1. How can Diane and her employees use the idea of “self-concept” to help them in their work?
  2. What cultural value dimensions should Diane and her employees be aware of when working with Hispanic and Asian communities?

Reflection

Diane knows that there is culturally specific information and knowledge missing in her organization that could help the business execute a media campaign. Using cultural strategic thinking, she can outline the outcomes of what she wants to achieve by looking at the gaps. Diane’s team can also use Hofstede’s cultural value dimensions to gain an understanding of each cultural group. By doing this, they can learn about the nature of power, relationships, and identity that exists in each group. They may find that one cultural value dimension takes more precedence than others in a cultural group. As a result of their cultural strategic thinking, they will come to learn about themselves as an organization and as individuals. When they do this, they will be better prepared to serve the client and the community.

CI Model in Action

  • Acquire: Diane and her team can acquire cultural knowledge by identifying what they currently know and what they would like to learn. For example, if they know the communities they need to reach have language challenges, the team can describe what they would like to learn to overcome those barriers. Based on this first piece, the team can develop strategies to bridge the gaps between their knowledge. As they implement the plan, they can monitor and evaluate the success of the strategies.
  • Build: It may be helpful to Diane and her team to create an advisory group of people from the communities they would like to reach. A group like this can provide them with peer learning opportunities and offer guidance in the project. Additionally, they can build their cultural intelligence by attending local events or talking to people from the communities they will market to. This provides them with an opportunity to check their assumptions and gather cultural information and facts.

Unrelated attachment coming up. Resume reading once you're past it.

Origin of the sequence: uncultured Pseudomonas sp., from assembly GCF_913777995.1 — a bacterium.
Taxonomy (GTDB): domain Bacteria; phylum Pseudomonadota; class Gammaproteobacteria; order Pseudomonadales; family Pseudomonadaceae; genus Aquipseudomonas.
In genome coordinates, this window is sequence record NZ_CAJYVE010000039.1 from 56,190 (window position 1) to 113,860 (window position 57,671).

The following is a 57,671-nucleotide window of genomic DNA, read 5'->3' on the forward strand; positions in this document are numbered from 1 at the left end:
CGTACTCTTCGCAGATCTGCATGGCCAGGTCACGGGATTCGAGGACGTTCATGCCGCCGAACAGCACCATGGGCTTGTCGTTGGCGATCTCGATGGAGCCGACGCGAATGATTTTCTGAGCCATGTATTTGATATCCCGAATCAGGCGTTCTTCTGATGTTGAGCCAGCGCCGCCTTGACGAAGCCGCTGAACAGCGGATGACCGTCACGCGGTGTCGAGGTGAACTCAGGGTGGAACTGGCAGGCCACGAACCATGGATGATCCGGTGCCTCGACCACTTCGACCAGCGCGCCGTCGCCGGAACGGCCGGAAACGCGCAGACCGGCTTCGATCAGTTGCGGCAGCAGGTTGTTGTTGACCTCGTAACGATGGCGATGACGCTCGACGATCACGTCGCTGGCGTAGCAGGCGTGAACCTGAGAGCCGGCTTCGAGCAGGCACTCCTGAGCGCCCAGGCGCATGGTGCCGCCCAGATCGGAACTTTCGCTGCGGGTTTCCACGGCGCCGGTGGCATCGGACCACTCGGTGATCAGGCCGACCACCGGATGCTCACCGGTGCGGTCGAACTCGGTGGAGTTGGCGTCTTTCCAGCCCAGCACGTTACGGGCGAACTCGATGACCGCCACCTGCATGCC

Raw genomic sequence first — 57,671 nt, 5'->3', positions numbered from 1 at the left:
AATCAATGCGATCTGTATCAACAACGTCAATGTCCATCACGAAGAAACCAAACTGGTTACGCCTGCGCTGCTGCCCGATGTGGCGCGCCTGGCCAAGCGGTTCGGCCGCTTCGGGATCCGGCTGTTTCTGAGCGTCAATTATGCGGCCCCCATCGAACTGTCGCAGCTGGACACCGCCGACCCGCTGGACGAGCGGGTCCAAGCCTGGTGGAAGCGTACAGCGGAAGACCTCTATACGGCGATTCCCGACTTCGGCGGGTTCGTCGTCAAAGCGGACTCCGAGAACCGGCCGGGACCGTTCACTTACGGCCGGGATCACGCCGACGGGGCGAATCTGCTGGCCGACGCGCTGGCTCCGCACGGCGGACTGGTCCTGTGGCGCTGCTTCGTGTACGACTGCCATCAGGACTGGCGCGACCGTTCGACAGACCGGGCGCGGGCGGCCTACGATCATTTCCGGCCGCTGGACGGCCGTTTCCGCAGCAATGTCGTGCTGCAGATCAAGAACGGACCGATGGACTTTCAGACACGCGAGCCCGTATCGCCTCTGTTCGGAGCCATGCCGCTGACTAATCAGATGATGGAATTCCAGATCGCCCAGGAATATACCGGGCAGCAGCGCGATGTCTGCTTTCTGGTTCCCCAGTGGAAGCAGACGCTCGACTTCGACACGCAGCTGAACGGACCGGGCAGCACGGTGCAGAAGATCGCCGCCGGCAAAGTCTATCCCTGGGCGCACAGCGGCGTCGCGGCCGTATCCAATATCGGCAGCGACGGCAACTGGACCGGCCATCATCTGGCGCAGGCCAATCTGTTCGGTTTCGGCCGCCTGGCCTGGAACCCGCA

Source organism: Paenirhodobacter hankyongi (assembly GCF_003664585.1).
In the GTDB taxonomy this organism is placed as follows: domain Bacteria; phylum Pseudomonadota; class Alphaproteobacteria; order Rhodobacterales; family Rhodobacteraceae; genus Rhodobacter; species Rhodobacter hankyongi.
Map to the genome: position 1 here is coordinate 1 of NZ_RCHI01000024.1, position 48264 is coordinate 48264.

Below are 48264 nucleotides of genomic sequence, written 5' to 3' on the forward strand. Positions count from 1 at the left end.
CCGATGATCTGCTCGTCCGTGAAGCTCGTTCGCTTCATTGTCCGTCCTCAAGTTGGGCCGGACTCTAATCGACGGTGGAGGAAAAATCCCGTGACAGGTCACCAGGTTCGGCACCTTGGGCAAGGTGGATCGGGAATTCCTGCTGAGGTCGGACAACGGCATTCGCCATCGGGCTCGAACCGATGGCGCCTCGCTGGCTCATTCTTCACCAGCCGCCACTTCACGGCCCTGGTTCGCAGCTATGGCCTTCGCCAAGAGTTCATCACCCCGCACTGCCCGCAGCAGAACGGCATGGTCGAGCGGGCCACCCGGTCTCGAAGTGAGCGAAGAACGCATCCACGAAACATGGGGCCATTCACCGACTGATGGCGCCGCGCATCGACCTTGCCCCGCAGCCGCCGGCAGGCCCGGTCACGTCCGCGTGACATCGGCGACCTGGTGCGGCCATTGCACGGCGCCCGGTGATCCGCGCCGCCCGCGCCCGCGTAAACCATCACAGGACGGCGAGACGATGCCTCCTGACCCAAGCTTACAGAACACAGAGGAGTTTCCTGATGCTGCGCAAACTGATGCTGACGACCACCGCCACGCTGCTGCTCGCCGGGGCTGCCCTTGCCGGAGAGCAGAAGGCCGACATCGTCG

• Contemplate: Diane seems ready to address the challenges, thus indicating that she is motivated and confident that herself and her team will end up successful. To keep their spirits high, the team can identify moments of success from past projects as well as identify current successes. Creating environments where her team feels successful in their job and accomplishment of goals will help Diane and her team to stay positive and focused. Doing this helps to increase their levels of self-efficacy and mindfulness.
  • Do: As the team performs their strategies, their focus must be on cultivating respectful relationships with the communities. Diane and her team will need to pay attention to how relationships are developed as well as how relationships are interpreted within the communities. Understanding this helps them shape messages that are not offensive or shaming.